Moroccans Mark International Youth Day By Voicing Concerns 2009: Abdelhak Sennaafpgetty

Moroccans mark International Youth Day by voicing concerns

[Abdelhak Senna/AFP/Getty Images] Young Moroccans say they do not seek charity, only a “good life” free of oppression.
No major celebrations marked International Youth Day in Morocco on Wednesday (August 12th), but that did not stop young people from reflecting on concerns ranging from unemployment to marginalisation. “Celebrating the international day is not the important thing,” Hind, a student, said of the annual UN event meant to spotlight youth issues worldwide. “The important thing is to take care of the youth, who are suffering from the neglect of the state, which is not justifiable because the youth are the base of progress.” Other young people echoed her concern, including Abdullah, an unemployed youth. Abdullah, an unemployed young man in Rabat, told Magharebia, “We’re not asking for charity from the government.” “One of our rights is for everyone to live a good life, including the youth, who have been oppressed,” he added. Ismail Hamraoui, president of the Moroccan Youth Forum, also pinned part of the responsibility for young Moroccans’ woes on the state.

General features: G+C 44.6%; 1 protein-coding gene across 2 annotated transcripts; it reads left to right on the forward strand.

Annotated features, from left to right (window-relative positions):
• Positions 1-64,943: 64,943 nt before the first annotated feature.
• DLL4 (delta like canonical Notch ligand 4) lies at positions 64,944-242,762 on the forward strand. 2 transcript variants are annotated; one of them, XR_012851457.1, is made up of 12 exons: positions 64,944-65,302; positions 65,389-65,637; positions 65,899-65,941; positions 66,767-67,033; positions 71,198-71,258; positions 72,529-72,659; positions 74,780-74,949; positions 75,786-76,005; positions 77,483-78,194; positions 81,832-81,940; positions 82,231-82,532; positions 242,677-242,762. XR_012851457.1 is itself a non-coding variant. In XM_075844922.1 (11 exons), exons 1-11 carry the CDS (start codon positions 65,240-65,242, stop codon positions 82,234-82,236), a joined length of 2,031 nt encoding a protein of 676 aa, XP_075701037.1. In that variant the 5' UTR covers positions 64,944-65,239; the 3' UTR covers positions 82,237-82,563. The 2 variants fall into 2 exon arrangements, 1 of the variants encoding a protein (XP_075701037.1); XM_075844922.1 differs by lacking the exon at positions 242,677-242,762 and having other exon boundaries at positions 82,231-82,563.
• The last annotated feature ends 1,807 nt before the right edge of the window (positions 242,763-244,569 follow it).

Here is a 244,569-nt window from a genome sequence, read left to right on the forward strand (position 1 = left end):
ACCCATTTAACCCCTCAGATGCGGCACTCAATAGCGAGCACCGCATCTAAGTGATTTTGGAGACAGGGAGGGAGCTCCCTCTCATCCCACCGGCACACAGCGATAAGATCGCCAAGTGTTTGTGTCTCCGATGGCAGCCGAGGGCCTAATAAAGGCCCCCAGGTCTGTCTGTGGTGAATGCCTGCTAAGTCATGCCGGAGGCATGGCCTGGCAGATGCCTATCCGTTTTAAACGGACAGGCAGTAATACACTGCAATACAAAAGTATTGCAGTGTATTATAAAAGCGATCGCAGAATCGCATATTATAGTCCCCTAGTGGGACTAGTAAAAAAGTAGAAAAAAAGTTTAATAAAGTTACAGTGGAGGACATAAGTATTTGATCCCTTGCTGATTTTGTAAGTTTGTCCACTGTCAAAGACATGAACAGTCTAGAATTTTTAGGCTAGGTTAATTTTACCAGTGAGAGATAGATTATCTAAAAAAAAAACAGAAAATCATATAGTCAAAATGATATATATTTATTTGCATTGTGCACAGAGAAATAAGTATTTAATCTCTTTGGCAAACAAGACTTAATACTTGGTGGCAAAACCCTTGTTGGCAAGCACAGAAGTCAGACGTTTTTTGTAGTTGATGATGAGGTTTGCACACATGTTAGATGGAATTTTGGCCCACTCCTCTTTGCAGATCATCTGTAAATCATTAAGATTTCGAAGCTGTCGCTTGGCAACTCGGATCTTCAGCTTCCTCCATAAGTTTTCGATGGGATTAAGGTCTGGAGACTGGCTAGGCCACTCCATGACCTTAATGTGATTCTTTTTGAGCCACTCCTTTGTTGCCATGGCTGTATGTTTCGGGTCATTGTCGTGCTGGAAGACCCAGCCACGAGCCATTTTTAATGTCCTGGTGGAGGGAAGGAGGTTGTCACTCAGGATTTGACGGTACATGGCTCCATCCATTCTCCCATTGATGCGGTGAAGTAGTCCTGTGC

“Moroccan youth suffer from several clear infrastructural crises that require the re-building and restructuring of the youth sector, whether at the level of public policies or the implementation of those polices,” he told Magharebia. “[T]he state has a duty to rehabilitate young people, because they are living through what we call, in Moroccan slang, social hekra (“contempt”) in the sense of marginalisation and exclusion in all its forms.”

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